To most western people, the idea of haggling is both fun and intimidating, especially for first timers. Seldom do we get the chance to test our haggling skills at a market or store and it can be quite a shock to suddenly find yourself in an environment where you’re expected to haggle for almost everything, from taxis to food to accommodation. Ultimately the purpose of haggling is to arrive at a price that you feel comfortable paying and the vendor feels comfortable selling at. While haggling can seem like a daunting prospect there are several things you can do to ensure you get the best deal:
- Be polite throughout the bargaining – Haggling is one of the oldest concepts known to man and is deeply rooted in the values of numerous cultures. By engaging in the process of haggling it’s expected that you will adhere to these values and maintain a polite and civil tone throughout the process.
- Let the salesman give you the opening price – Giving the opening price as a potential buyer is a great way of exposing yourself as an amateur haggler and leaves you with very little manoeuvrability when it comes to setting a price, as your initial offer may be far higher than anything the vendor expects to earn for the goods and the only way is upwards in price.
- Make your opening offer low but not insulting – This can be difficult to gauge depending on your location as every culture has their own expectations on what constitutes a reasonable opening offer. A good rule of thumb is to start at 25% of the asking price and then work your way upwards from there; however, some locations, such as China, you can start the bargaining process with as little as one percent of the asking price on some goods such as electronics or fake clothing.
- Bargain in progressively smaller increments – Ensure that your bargaining has a pattern that suggests you’re nearing your maximum. There’s no point opening with 1200 rupees before going 1250, 1400, 1425, 1500, 1600 as this will suggest you’re more open to paying a higher price, while 1200, 1350, 1450, 1500, 1525, 1540 shows that you’re getting close to a price point you’re happy with.
- Mention that you can get it cheaper elsewhere – If you’re in a busy marketplace, it’s highly likely there are two, three or even a dozen different stalls all selling the same goods that you are currently looking to purchase. A useful technique for lowering the price is to mention that you can get the same item for a lower price elsewhere.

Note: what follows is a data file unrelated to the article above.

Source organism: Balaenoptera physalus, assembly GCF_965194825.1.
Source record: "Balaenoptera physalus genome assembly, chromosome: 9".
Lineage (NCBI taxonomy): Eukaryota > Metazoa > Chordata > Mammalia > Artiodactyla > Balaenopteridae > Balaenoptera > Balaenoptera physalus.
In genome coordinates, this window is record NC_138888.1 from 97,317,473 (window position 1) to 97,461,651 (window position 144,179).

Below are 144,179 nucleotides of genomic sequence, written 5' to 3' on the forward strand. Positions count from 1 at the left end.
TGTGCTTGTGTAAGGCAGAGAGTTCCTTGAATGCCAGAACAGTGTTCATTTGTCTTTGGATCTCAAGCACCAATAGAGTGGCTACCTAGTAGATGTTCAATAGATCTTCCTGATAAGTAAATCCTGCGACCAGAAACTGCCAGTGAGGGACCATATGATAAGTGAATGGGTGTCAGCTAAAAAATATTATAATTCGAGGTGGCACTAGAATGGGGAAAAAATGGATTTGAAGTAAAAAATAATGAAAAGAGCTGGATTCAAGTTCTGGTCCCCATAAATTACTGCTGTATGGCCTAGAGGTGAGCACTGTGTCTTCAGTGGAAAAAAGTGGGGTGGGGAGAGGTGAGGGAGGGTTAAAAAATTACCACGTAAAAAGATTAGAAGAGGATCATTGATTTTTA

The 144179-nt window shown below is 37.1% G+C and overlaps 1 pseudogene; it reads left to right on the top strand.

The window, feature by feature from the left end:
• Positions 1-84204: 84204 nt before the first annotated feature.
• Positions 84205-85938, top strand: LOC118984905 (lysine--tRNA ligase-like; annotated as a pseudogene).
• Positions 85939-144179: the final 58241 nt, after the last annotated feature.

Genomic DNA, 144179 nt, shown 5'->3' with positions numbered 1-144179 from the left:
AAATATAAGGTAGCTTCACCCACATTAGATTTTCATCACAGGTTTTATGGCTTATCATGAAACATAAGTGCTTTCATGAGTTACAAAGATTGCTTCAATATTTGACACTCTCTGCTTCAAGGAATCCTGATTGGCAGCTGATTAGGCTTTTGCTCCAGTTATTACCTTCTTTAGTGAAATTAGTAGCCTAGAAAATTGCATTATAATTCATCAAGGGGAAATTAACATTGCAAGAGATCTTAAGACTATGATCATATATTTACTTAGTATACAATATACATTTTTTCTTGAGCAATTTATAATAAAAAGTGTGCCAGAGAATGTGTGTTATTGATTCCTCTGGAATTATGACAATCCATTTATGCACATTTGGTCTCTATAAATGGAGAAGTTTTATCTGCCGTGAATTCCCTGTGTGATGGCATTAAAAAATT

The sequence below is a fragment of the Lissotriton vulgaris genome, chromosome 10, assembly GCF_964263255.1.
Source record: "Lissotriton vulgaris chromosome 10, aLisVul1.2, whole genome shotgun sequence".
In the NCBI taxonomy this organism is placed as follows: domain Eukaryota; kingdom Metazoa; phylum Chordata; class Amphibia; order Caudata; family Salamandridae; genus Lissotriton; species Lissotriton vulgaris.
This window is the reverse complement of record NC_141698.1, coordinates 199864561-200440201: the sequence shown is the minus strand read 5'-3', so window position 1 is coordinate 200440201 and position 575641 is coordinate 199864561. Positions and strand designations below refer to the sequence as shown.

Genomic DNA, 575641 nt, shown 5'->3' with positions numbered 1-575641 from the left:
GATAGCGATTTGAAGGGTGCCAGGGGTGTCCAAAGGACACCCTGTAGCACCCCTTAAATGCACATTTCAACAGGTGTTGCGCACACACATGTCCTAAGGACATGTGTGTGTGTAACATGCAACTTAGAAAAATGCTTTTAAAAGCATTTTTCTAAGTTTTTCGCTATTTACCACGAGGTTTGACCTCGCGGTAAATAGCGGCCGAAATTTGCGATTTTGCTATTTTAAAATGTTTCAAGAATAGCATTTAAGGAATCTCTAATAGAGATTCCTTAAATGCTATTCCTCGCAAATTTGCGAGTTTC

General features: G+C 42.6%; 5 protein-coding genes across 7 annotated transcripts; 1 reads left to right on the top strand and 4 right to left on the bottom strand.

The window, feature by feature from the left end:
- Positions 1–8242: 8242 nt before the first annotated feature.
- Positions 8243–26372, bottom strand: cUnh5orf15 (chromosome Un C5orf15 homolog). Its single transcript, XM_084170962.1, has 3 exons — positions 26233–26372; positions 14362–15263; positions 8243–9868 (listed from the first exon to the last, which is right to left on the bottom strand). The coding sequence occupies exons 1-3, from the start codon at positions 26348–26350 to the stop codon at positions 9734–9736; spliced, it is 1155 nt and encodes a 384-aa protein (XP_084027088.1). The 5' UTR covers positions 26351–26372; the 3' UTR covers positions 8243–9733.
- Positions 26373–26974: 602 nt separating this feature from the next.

- Add more to the deal – If you’re looking to purchase two shirts it’s always good to start the bargaining with a negotiation over one shirt rather than both, as this gives you greater leverage later on as it’s always better for the salesman to sell two shirts rather than one. If you’ve negotiated a price of 150 rupees for one shirt start the process again for adding a second shirt, how about two for 280 instead?
- Don’t insult the person or the goods – Haggling is a fun activity and one that warrants respect from both parties. Don’t insult the salesman or the quality of the goods during the bargaining process as this will only make the negotiations less friendly rather than getting you a better deal. If you feel the need to critique the quality mention that the shirt is slightly too big or slightly too small to fit you properly rather than pointing out the stitching is inferior or the quality is poor.
- Be prepared to walk away – Perhaps the most underutilised tool in your haggling arsenal is being prepared to walk away if you’re unable to reach a price you want. Often this will determine if the salesman was correct when he said that he was unable to go any lower on price, as a sale for a lower price is better than no sale at all and he’s about to lose that sale. If he’s unwilling or unable to lower the price even after you’ve left then you know that is the lowest he’s prepared to go on the price and you can always return later to buy it.
So what should a typical haggling conversation look like? To use an example from a market stall purchasing two shirts the conversation should normally go as follows if you’re browsing shirts at a particular stall:
Shopkeeper: Hello my friend, perhaps you want to buy some shirts today?
You: Yeah, I’m interested in buying one if I can find something I like, how much do you have on this one?
S: This shirt is good quality and for you I can do a very good price, 250 rupees.
Y: Hmm 220 rupees is quite high for a shirt like this, I can do you 80 rupees for it though.
S: 80 rupees? No, my friend, this shirt is very good quality, see it’s ‘Armani’, very good brand. I can sell for 220 rupees only.
Y: Hmm yes it is quite a nice shirt but 200 is still too much, I can buy it for 200 from the other store. I’ll give you 120 rupees for it.
S: 120 for this? No, my friend, I cannot sell so low, this is worth at least 180.
Y: 180 rupees? I can do 135, this shirt might not even fit me yet.
S: It will fit, is perfect size for you. 160 rupees, special price.
Y: Ok I’ll give you 145 if I can buy two shirts for this price. 290 total.
S: Ok my friend, for you, both shirts for 300.
While this whole exchange can take anywhere from 15 seconds through to several minutes as each side dramatises their offers the above is an example of finding the right price for goods purchased from a market. Even goods with a fixed price attached to them can be negotiated, though the overall markdown may be lower than in the example above. Keep in mind that if your friends have purchased an item from the same store previously, it’s quite rude to walk up and demand the same price as your friend got, it’s normally expected that you will engage in the same bartering process your friend did in order to get the same deal.